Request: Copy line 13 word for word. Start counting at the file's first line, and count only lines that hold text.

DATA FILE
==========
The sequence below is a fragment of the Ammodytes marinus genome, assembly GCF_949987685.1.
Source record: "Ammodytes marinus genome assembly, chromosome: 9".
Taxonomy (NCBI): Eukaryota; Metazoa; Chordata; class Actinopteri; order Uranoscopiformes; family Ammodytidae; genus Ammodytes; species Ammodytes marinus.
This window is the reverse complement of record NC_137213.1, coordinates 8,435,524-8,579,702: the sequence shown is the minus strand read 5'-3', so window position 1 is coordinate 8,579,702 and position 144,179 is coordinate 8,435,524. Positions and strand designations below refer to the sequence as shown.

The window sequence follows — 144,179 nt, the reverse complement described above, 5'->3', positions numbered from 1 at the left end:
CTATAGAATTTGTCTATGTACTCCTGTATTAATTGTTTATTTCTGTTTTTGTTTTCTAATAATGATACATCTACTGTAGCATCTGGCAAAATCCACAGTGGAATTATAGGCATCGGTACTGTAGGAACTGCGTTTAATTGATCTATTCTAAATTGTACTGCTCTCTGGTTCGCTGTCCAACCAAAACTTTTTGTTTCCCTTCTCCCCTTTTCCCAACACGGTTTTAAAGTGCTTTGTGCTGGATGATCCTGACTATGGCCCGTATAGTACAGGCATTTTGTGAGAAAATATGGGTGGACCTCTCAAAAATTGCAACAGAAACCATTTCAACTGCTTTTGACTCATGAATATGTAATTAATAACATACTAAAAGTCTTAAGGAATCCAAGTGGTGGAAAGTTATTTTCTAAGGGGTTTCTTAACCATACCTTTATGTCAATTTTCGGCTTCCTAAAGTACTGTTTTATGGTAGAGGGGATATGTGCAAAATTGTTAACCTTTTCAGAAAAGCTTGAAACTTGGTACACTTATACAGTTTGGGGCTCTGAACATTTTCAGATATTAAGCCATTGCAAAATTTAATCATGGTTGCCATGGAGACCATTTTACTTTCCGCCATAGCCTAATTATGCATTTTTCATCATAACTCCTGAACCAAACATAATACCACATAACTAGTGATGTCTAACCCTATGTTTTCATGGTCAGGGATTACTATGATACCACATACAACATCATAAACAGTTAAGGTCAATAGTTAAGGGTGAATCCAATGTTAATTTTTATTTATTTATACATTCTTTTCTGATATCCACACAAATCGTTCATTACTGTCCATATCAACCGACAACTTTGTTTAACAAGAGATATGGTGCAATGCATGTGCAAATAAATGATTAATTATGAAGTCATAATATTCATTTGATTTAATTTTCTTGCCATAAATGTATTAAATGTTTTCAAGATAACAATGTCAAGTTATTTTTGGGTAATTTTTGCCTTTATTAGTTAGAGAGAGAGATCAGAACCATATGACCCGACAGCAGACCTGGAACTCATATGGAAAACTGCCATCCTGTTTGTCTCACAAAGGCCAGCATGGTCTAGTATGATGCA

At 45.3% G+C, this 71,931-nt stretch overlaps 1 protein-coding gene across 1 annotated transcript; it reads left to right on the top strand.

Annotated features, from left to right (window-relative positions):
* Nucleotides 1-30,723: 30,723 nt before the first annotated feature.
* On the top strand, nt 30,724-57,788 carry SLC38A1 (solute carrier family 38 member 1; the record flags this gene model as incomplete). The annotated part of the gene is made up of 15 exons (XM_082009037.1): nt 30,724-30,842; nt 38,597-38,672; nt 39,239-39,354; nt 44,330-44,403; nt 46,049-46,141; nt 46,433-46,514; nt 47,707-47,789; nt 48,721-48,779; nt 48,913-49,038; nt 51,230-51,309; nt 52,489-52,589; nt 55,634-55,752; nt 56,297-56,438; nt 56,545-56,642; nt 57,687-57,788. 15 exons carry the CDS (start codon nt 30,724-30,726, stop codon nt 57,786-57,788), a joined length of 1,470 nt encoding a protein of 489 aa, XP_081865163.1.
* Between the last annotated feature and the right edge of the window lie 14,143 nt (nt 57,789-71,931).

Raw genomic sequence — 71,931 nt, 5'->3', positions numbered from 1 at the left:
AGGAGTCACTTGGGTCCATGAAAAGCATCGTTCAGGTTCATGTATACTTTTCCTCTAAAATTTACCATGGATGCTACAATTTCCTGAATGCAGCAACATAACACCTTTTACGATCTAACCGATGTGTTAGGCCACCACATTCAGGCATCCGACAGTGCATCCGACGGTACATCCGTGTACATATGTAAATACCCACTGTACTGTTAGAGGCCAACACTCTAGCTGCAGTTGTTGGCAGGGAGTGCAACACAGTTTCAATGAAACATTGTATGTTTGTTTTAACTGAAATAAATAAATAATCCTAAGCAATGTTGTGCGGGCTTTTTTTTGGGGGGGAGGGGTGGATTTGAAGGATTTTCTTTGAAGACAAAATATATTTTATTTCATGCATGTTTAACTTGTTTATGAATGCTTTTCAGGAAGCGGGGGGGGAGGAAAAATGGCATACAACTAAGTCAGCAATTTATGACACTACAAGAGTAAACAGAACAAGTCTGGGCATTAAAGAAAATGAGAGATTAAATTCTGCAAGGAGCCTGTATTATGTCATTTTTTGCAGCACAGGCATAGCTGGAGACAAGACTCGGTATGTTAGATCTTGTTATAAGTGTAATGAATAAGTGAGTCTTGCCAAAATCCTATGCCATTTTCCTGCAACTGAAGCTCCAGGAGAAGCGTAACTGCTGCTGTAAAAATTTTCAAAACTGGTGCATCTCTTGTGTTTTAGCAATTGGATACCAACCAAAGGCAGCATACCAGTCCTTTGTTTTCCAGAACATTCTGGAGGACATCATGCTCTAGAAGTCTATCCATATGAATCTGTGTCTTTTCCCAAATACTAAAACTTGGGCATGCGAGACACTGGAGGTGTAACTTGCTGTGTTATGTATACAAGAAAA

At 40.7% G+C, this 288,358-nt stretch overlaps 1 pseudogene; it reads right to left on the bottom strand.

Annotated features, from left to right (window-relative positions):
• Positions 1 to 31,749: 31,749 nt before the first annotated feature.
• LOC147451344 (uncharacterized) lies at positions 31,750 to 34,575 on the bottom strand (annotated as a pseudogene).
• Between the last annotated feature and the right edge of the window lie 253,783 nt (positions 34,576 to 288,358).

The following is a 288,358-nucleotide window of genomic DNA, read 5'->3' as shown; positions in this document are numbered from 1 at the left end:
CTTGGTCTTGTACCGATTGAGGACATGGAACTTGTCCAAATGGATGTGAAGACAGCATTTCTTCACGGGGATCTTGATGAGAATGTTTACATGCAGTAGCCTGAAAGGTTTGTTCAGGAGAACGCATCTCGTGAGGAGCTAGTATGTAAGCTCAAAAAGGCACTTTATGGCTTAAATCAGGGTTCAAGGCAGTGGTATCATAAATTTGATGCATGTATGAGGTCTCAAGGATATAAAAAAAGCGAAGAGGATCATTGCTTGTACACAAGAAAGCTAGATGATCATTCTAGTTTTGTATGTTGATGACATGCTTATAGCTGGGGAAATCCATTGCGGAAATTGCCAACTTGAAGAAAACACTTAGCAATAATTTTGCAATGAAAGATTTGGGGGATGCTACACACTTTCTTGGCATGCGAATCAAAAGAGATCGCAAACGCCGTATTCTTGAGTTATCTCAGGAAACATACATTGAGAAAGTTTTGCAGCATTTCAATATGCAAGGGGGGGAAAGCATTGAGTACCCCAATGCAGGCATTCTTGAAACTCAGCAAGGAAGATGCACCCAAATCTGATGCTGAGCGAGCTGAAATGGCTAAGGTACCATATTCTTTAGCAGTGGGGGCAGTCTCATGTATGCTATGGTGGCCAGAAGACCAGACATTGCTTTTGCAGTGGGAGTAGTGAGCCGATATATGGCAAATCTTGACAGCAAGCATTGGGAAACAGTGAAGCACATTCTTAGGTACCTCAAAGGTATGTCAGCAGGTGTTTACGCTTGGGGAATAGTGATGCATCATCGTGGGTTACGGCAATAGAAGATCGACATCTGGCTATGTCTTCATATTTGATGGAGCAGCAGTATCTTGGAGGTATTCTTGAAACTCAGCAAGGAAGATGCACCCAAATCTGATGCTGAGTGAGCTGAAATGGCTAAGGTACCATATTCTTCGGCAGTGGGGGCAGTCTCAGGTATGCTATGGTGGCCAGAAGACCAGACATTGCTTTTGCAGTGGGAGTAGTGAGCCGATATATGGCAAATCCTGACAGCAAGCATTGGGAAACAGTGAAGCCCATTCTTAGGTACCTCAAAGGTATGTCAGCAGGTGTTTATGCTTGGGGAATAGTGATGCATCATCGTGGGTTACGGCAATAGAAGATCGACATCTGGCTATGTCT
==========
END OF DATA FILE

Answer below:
AGGAGTCACTTGGGTCCATGAAAAGCATCGTTCAGGTTCATGTATACTTTTCCTCTAAAATTTACCATGGATGCTACAATTTCCTGAATGCAGCAACATAACACCTTTTACGATCTAACCGATGTGTTAGGCCACCACATTCAGGCATCCGACAGTGCATCCGACGGTACATCCGTGTACATATGTAAATACCCACTGTACTGTTAGAGGCCAACACTCTAGCTGCAGTTGTTGGCAGGGAGTGCAACACAGTTTCAATGAAACATTGTATGTTTGTTTTAACTGAAATAAATAAATAATCCTAAGCAATGTTGTGCGGGCTTTTTTTTGGGGGGGAGGGGTGGATTTGAAGGATTTTCTTTGAAGACAAAATATATTTTATTTCATGCATGTTTAACTTGTTTATGAATGCTTTTCAGGAAGCGGGGGGGGAGGAAAAATGGCATACAACTAAGTCAGCAATTTATGACACTACAAGAGTAAACAGAACAAGTCTGGGCATTAAAGAAAATGAGAGATTAAATTCTGCAAGGAGCCTGTATTATGTCATTTTTTGCAGCACAGGCATAGCTGGAGACAAGACTCGGTATGTTAGATCTTGTTATAAGTGTAATGAATAAGTGAGTCTTGCCAAAATCCTATGCCATTTTCCTGCAACTGAAGCTCCAGGAGAAGCGTAACTGCTGCTGTAAAAATTTTCAAAACTGGTGCATCTCTTGTGTTTTAGCAATTGGATACCAACCAAAGGCAGCATACCAGTCCTTTGTTTTCCAGAACATTCTGGAGGACATCATGCTCTAGAAGTCTATCCATATGAATCTGTGTCTTTTCCCAAATACTAAAACTTGGGCATGCGAGACACTGGAGGTGTAACTTGCTGTGTTATGTATACAAGAAAA